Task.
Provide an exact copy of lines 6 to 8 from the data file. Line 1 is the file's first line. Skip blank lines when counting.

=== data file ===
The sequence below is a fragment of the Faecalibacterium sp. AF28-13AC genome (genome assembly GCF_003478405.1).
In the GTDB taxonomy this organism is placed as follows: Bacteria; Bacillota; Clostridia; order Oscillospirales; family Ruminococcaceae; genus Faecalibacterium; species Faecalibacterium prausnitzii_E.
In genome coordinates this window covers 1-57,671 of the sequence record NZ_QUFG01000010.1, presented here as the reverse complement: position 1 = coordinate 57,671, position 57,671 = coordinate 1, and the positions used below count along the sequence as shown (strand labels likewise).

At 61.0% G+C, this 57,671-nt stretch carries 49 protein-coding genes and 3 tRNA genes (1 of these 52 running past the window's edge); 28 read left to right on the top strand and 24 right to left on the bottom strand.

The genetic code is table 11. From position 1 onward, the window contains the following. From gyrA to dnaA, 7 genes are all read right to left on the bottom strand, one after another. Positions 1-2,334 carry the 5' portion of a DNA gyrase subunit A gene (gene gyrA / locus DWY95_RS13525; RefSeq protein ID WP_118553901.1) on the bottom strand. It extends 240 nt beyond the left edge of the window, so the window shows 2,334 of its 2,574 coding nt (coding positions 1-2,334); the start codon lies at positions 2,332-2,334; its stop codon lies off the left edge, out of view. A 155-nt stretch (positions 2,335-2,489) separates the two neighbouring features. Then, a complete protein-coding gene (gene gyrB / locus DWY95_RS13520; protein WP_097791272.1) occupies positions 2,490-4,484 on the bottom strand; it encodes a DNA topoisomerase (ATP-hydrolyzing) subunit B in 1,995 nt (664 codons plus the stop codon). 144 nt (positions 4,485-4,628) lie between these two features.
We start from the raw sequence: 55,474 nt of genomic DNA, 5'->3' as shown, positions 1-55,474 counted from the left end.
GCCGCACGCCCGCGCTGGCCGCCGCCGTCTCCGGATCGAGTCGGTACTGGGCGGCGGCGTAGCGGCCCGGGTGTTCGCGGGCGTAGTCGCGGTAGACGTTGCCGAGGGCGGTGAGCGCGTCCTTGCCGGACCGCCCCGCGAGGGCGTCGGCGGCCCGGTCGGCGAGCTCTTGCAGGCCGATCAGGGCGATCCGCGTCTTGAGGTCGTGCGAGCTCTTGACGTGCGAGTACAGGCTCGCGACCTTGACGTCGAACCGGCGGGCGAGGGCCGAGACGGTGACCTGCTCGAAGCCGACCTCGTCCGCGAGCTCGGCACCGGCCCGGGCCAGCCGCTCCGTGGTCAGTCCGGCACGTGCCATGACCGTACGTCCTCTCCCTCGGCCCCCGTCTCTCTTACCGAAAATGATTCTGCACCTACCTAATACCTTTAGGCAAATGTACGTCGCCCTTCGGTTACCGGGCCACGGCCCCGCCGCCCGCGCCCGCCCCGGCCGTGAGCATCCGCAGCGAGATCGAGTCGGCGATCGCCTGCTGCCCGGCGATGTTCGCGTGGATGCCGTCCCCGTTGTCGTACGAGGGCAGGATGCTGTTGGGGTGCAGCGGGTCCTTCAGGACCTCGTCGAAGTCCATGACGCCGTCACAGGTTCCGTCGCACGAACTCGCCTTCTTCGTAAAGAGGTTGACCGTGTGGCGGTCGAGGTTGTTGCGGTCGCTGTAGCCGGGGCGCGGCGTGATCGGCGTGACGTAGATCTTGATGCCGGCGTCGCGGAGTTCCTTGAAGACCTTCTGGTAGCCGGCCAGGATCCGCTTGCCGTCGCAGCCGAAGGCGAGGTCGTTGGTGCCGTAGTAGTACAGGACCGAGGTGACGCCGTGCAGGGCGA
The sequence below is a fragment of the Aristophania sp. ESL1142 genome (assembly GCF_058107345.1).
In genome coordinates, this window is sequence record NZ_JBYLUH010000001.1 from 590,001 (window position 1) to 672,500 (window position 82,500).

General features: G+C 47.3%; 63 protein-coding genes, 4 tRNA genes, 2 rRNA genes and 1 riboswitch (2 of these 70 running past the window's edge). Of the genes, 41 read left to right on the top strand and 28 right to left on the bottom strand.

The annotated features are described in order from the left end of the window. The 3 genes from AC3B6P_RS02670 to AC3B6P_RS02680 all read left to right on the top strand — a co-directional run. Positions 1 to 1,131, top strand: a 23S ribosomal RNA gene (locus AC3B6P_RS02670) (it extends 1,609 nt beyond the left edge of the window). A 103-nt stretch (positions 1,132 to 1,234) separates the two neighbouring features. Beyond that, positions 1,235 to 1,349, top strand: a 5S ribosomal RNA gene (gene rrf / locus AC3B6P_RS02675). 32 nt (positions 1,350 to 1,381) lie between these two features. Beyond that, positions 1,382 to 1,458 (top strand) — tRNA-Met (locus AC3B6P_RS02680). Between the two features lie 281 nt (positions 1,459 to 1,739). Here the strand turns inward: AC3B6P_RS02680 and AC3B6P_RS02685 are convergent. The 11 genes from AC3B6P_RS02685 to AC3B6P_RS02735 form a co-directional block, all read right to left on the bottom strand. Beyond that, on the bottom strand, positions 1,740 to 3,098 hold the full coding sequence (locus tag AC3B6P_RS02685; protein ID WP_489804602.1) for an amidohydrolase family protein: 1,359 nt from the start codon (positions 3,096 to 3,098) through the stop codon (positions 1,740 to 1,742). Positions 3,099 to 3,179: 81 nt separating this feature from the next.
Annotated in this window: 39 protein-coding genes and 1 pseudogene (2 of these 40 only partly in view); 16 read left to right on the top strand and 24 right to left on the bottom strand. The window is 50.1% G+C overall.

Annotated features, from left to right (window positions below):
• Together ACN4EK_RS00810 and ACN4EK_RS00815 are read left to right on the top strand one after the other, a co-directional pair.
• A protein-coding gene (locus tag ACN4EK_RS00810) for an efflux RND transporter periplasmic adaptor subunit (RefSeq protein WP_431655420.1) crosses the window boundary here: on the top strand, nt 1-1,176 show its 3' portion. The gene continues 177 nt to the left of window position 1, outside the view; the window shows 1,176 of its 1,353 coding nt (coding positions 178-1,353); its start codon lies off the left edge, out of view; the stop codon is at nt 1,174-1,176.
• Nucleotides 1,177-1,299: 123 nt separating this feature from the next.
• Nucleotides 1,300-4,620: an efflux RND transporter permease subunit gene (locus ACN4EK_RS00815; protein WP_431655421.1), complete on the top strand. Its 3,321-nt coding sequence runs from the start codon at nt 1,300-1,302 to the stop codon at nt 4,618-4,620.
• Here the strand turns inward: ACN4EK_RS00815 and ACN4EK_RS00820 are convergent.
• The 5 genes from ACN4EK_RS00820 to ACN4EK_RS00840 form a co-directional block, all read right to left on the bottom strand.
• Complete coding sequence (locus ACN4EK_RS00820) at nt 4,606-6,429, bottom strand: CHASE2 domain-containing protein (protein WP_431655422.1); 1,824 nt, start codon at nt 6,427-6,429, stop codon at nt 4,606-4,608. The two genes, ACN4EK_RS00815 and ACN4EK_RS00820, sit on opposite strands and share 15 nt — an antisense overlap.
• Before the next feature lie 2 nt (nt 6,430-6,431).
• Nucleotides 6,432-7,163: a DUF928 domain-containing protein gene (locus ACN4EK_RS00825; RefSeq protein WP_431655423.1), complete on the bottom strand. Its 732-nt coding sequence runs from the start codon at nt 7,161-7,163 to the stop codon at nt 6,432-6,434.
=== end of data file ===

We start from the raw sequence: 55,474 nt of genomic DNA, 5'->3' as shown, positions 1-55,474 counted from the left end.
GCCGCACGCCCGCGCTGGCCGCCGCCGTCTCCGGATCGAGTCGGTACTGGGCGGCGGCGTAGCGGCCCGGGTGTTCGCGGGCGTAGTCGCGGTAGACGTTGCCGAGGGCGGTGAGCGCGTCCTTGCCGGACCGCCCCGCGAGGGCGTCGGCGGCCCGGTCGGCGAGCTCTTGCAGGCCGATCAGGGCGATCCGCGTCTTGAGGTCGTGCGAGCTCTTGACGTGCGAGTACAGGCTCGCGACCTTGACGTCGAACCGGCGGGCGAGGGCCGAGACGGTGACCTGCTCGAAGCCGACCTCGTCCGCGAGCTCGGCACCGGCCCGGGCCAGCCGCTCCGTGGTCAGTCCGGCACGTGCCATGACCGTACGTCCTCTCCCTCGGCCCCCGTCTCTCTTACCGAAAATGATTCTGCACCTACCTAATACCTTTAGGCAAATGTACGTCGCCCTTCGGTTACCGGGCCACGGCCCCGCCGCCCGCGCCCGCCCCGGCCGTGAGCATCCGCAGCGAGATCGAGTCGGCGATCGCCTGCTGCCCGGCGATGTTCGCGTGGATGCCGTCCCCGTTGTCGTACGAGGGCAGGATGCTGTTGGGGTGCAGCGGGTCCTTCAGGACCTCGTCGAAGTCCATGACGCCGTCACAGGTTCCGTCGCACGAACTCGCCTTCTTCGTAAAGAGGTTGACCGTGTGGCGGTCGAGGTTGTTGCGGTCGCTGTAGCCGGGGCGCGGCGTGATCGGCGTGACGTAGATCTTGATGCCGGCGTCGCGGAGTTCCTTGAAGACCTTCTGGTAGCCGGCCAGGATCCGCTTGCCGTCGCAGCCGAAGGCGAGGTCGTTGGTGCCGTAGTAGTACAGGACCGAGGTGACGCCGTGCAGGGCGA
The sequence below is a fragment of the Aristophania sp. ESL1142 genome (assembly GCF_058107345.1).